Home increase As shootings increase, is it time to retire Pumped Up Kicks?

As shootings increase, is it time to retire Pumped Up Kicks?

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Almost 10 years ago, Matt Foster wrote the song that would become one of the biggest hits of the decade.

One day in January 2010, Foster spent eight hours writing and singing a synth-filled single with a cheery beat that belied its somber lyrics. By the next year, Foster the People’s Pumped Up Kicks was on the Billboard Hot 100, and listeners wanted to know why Foster had written about what appeared to be a school shooting.

“I kind of wrote the song to bring awareness to the issue,” he said at the time. “That sort of thing keeps happening more and more in our country; it’s kind of turning into an epidemic. To me the epidemic isn’t gun violence; the epidemic is lack of family, lack of love, and isolation — kids who don’t have anywhere to go or anyone to talk to and that’s what makes them snap.”

There had been a shooting just before Foster wrote Pumped Up Kicks, and he wanted to “get inside the head of an isolated, psychotic kid.” Some listeners, however, have misinterpreted the song’s meaning, Foster says.

“The song is not about condoning violence at all. It’s the complete opposite,” Foster said. “The song is an amazing platform to have a conversation with your kids about something that shouldn’t be ignored, to talk about it in a loving way.”

Not every medium was right for that conversation, though. Pumped Up Kicks, like Ke$ha’s Die Young, was pulled from many radio stations following the shooting at Sandy Hook Elementary School in Newtown, Connecticut, in 2012. It has been a perennial source of controversy, particularly after it was revealed that the Parkland shooter was a fan of the song.

Now Foster says it may be time to retire the song itself.

“I’m proud of the conversation that it created. But now I’ve been very seriously thinking of retiring the song forever,” he told Billboard in an interview published this week. “Because shootings have continued to happen, and I feel like there are so many people that have been touched, either personally or by proxy, by a mass shooting in this country — and that song has become almost a trigger of something painful they might have experienced.”

Foster the People may stop performing Pumped Up Kicks at concerts. The band already opted not to perform it at a concert in Las Vegas a couple of years ago, since the performance was close to the anniversary of the festival shooting in Las Vegas in which nearly 60 victims died.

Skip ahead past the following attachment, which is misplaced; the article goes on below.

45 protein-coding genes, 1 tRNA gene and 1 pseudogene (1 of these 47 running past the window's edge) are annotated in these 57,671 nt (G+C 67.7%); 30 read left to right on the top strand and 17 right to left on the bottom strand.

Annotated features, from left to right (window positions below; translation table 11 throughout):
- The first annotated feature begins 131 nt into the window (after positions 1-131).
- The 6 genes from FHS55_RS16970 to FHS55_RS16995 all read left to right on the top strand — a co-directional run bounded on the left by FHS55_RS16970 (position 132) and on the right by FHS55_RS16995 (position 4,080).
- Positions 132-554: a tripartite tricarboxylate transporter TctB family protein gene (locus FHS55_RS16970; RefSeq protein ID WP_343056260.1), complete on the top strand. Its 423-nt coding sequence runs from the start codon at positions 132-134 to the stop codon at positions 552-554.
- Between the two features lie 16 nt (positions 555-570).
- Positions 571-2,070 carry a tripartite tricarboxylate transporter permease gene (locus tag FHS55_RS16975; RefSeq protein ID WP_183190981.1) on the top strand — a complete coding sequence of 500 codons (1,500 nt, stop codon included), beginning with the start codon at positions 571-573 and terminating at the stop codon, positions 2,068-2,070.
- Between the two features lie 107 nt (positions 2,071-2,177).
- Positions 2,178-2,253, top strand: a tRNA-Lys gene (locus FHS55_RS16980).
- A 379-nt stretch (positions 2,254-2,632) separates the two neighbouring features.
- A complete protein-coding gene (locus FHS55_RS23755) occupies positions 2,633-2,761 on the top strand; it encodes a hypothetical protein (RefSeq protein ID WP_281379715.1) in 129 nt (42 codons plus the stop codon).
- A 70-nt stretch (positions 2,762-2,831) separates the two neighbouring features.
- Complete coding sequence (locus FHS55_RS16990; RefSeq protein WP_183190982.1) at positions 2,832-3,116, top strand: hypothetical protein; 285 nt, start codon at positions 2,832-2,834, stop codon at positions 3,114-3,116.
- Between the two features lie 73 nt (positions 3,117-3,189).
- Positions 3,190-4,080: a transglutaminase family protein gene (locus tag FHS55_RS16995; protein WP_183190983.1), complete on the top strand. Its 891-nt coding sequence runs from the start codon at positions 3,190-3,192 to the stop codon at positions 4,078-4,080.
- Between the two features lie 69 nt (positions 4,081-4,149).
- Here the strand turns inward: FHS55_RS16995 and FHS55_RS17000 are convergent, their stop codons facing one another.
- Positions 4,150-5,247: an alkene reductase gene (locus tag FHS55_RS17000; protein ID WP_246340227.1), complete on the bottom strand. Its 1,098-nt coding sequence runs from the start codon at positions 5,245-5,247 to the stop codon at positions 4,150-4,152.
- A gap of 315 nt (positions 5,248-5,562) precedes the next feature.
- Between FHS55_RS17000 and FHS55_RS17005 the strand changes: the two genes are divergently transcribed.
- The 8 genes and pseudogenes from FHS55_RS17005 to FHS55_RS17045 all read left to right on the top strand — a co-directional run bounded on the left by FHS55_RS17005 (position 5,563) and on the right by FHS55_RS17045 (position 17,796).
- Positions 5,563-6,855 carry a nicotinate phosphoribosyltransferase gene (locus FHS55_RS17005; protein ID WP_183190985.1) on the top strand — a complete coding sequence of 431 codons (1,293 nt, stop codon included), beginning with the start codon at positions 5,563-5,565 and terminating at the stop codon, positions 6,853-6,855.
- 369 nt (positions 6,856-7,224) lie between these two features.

“I was like, ‘I don’t want to play the song here, it’s just too much, it’s too dark. We’re in the place where this happened,'” Foster said.

That wasn’t the only time the band questioned whether the performance was appropriate.

“Over the past 10 years or so, there have been many times when a shooting would happen and we’d be in the middle of a tour, and we’d be playing that night, and it started to feel wrong to play that song,” Foster said. “Not because of where we were coming from but being sensitive to the people in the audience that might misperceive it or might be triggered by it.”

Good performers know their audiences, and they know when a particular performance could be inappropriate. When you sing about touchy issues, you’ll often have to question whether each venue is right for them. But Foster the People shouldn’t retire Pumped Up Kicks entirely.

The controversy over the song’s contents, not its appropriateness for a particular venue, evokes the outrage over another piece of art depicting violence: this year’s Joker film. Despite the media’s repeated insistence that the film would inspire violence because it depicted a violent killer, it did no such thing. The film was evidently intended to explore a different side of psychology.

“I was going through [the script] and I realized, I said, ‘Well, why would we make something, like, where you sympathize or empathize with this villain?’ It’s like, because that’s what we have to do. It’s so easy for us to — we want the simple answers, we want to vilify people,” said Joaquin Phoenix, who plays the Joker.

When asked about Pumped Up Kicks, Foster said much the same.

“I wrote Pumped Up Kicks when I began to read about the growing trend in teenage mental illness,” he said in a statement after the Sandy Hook shooting. “I wanted to understand the psychology behind it because it was foreign to me. It was terrifying how mental illness among youth had skyrocketed in the last decade. I was scared to see where the pattern was headed if we didn’t start changing the way we were bringing up the next generation.”

However well or poorly Foster executed his goal, Pumped Up Kicks certainly doesn’t celebrate violence. It’s true that the song is not appropriate for all venues. But that doesn’t mean it has to go away entirely.